Limitation of COTS Antiviruses: Issues, Controversies, and Problems of COTS Antiviruses

Limitation of COTS Antiviruses: Issues, Controversies, and Problems of COTS Antiviruses

Sidney Lima (Federal University of Pernambuco, Brazil)
Copyright: © 2021 |Pages: 18
DOI: 10.4018/978-1-7998-5728-0.ch020

Abstract

Malware (amalgam between the words malicious and software) aims to access a device without the permission of its owner. Undoubtedly, antiviruses are the most popular mechanism in relation for information security. They are present on 95% of personal computers and are associated with combating malicious applications. Technically, the modus operandi of the COTS antiviruses is for the most part the identification of the executable malicious in their datasets nominated blacklist. The major problem with the strategy, adopted by COTS antiviruses, is that in order to detect a new malware, some machines must have already been infected. In order to demonstrate the inefficiency of COTS antiviruses, the authors evaluate the accuracy of conventional antiviruses. On average, the 86 main worldwide antiviruses were able to detect 54.84%, 34.95%, 42.17%, and 16.82% of Portable Executable (PE), Java, JavaScript, and PHP malwares, respectively. Thus, traditional antiviruses have severe limitations when dealing with cyber-pandemic caused by malware.
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Introduction

Malware (amalgamation of malicious and software) aims to access a device without the permission of its owner. The term employed for anti-malware tools is antivirus, not anti-malware, although the virus is only a subcategory of malware. In addition to virus, there are other categories of malware such as Worm, Backdoor, Trojan Horse, Spyware, Rootkit, Ransomware and Botnet.

The damage caused by malware amounts to billions of dollars, as well as the billionaire industry that combats these threats. Just as cyber-criminals are always creating or trying to find new ways to quickly bypass the security of as many people as possible, the industry tries to completely immunize its customers, or at least minimize the damage suffered in the shortest possible time.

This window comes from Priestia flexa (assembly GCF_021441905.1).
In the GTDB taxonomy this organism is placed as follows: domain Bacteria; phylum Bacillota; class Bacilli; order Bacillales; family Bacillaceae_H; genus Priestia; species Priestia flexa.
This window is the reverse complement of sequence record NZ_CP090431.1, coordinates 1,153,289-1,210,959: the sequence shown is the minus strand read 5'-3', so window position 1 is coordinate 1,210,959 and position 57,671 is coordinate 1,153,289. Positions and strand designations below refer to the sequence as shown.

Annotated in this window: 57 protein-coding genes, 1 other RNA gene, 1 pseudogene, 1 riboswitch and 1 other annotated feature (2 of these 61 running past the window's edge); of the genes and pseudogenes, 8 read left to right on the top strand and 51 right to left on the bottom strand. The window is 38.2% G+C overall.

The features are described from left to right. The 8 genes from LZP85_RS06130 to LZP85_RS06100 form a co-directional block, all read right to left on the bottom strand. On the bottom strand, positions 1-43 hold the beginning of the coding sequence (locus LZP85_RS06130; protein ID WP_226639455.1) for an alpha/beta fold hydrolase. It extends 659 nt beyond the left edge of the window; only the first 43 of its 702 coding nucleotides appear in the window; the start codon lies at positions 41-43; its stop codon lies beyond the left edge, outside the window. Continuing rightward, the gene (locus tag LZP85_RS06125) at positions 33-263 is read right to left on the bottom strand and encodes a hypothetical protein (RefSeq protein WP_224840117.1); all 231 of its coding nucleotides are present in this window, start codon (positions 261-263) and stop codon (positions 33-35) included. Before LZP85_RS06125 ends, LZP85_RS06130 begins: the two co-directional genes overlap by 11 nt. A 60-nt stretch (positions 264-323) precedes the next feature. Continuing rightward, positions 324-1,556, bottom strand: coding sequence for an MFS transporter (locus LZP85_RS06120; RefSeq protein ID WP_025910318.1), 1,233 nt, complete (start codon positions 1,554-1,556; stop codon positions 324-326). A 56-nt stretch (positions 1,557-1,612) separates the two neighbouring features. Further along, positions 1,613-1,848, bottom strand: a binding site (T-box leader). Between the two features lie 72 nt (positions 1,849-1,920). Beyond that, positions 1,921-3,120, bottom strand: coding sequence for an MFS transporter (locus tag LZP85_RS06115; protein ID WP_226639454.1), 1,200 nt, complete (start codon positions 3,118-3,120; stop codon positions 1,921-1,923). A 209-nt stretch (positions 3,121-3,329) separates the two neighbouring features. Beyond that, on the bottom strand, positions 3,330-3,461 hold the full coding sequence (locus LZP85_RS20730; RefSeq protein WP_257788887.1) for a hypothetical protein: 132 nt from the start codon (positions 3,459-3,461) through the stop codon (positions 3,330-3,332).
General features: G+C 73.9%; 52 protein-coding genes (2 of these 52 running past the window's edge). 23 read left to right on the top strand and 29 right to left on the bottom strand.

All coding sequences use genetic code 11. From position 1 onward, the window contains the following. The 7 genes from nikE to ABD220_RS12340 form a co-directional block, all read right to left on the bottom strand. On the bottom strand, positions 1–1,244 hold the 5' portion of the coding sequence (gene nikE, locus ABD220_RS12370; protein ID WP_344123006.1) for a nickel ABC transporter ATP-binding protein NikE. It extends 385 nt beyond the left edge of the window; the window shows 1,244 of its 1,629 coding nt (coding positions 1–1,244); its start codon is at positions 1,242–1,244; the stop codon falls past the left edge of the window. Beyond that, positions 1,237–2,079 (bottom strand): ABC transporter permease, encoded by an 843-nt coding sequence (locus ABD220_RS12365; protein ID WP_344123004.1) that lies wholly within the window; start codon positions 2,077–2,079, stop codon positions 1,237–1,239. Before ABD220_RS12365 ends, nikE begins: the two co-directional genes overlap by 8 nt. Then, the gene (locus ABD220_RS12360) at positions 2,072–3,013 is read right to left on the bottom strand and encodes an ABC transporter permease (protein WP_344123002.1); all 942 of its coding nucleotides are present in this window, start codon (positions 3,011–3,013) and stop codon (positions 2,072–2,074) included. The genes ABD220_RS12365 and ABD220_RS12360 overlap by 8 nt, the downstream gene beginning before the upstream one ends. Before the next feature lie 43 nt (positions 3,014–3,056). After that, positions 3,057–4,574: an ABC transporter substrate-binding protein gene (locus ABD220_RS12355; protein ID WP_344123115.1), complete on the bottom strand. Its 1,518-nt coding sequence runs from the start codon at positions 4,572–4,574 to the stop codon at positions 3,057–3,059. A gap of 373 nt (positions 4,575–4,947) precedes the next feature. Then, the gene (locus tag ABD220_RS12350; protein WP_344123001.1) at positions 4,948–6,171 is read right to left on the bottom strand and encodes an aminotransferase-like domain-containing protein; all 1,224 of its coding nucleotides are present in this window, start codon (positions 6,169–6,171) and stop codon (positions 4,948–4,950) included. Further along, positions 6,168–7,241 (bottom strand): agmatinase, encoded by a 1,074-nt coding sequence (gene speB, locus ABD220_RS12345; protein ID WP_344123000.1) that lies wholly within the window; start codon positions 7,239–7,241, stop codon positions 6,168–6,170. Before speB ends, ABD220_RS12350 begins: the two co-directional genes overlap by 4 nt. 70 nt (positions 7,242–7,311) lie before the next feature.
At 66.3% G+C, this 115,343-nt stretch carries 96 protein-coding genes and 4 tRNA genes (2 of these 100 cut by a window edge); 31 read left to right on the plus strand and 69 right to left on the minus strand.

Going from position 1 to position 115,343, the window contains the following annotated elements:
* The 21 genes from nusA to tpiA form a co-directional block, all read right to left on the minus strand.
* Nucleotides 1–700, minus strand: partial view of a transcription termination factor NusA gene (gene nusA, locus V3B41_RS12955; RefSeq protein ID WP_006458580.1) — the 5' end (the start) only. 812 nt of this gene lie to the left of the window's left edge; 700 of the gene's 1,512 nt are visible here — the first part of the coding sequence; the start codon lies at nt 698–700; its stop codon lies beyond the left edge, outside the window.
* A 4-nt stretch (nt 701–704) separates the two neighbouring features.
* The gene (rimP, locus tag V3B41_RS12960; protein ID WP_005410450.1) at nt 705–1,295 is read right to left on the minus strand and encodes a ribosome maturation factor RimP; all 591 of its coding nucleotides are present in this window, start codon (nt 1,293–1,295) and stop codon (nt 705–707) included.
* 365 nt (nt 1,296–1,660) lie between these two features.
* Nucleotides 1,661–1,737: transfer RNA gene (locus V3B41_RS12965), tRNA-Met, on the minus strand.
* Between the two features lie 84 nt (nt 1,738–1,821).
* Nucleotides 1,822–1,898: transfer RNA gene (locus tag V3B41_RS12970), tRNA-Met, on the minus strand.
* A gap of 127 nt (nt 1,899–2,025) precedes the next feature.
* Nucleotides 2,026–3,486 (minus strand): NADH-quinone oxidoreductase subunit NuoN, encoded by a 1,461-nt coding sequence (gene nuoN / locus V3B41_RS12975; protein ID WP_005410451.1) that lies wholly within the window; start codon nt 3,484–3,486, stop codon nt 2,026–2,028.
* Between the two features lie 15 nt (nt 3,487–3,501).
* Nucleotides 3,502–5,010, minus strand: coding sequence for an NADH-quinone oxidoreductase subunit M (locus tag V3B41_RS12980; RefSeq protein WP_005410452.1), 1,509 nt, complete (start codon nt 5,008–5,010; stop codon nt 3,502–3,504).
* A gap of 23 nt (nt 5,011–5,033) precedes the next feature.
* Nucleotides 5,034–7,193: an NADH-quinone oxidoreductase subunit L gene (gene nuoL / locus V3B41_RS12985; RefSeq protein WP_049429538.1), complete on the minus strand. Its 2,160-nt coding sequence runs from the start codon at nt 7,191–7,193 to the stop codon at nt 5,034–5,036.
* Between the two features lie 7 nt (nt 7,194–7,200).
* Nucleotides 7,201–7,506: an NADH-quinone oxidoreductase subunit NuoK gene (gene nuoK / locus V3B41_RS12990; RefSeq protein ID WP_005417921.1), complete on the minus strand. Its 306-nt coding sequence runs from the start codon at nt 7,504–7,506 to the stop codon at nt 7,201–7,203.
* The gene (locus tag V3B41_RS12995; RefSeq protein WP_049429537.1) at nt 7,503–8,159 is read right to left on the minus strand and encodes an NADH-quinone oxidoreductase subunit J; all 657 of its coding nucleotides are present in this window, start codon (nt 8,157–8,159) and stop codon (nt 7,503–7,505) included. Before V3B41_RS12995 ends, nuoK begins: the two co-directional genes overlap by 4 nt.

Research by MCSI (Microsoft Computing Safety Index WorldWide Report) estimates that, worldwide, the financial impact due to malware, Social Engineering or other forms of attacks related to digital identity theft exceeded $23 billion in 2013 alone (Microsoft, 2013). In that year, the amount spent to repair damage to professional reputation, caused by digital scams, was around $4.5 billion. In addition, it is estimated that the time lost due to corrupted, stolen or deleted information by malwares, in 2013 alone, was close to 180 thousand years (Microsoft, 2013).

With the ascent of social networks and with people increasingly connected through mobile devices, confidentiality of information accepts an important role in maintaining the dignity, finances and mental health of legitimate users. From malware infection, a person or institution can have irrecoverable losses. As for a person, their bank passwords, social networks, photos or intimate videos can be shared in World Wide Web, which will affect his/her finances, dignity and mental health. In other side, an institution may have its vital data inaccessible and/or information from its customers and employees stolen.

Then, due to the losses, which are largely irreversible, more and more investments are being made in digital security through new technologies associated with antivirus, firewalls and biometrics. It is estimated that antivirus services are present in 95% of personal computers, while firewall services are activated by 84% of Internet users and 82% have automatic updates activated on their Microsoft OS (Operating System) (Microsoft, 2013).